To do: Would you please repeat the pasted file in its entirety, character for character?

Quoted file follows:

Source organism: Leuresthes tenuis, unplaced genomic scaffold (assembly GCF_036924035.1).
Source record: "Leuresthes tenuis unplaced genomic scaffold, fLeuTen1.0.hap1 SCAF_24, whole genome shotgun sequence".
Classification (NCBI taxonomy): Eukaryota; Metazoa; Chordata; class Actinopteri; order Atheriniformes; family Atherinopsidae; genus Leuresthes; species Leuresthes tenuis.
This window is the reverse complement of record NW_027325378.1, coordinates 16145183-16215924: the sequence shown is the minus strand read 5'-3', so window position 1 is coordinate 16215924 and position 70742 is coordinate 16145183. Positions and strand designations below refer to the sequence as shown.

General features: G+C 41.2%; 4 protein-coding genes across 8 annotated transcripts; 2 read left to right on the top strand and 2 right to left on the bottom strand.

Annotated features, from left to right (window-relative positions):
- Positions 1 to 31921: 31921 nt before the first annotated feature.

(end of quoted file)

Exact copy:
Source organism: Leuresthes tenuis, unplaced genomic scaffold (assembly GCF_036924035.1).
Source record: "Leuresthes tenuis unplaced genomic scaffold, fLeuTen1.0.hap1 SCAF_24, whole genome shotgun sequence".
Classification (NCBI taxonomy): Eukaryota; Metazoa; Chordata; class Actinopteri; order Atheriniformes; family Atherinopsidae; genus Leuresthes; species Leuresthes tenuis.
This window is the reverse complement of record NW_027325378.1, coordinates 16145183-16215924: the sequence shown is the minus strand read 5'-3', so window position 1 is coordinate 16215924 and position 70742 is coordinate 16145183. Positions and strand designations below refer to the sequence as shown.

General features: G+C 41.2%; 4 protein-coding genes across 8 annotated transcripts; 2 read left to right on the top strand and 2 right to left on the bottom strand.

Annotated features, from left to right (window-relative positions):
- Positions 1 to 31921: 31921 nt before the first annotated feature.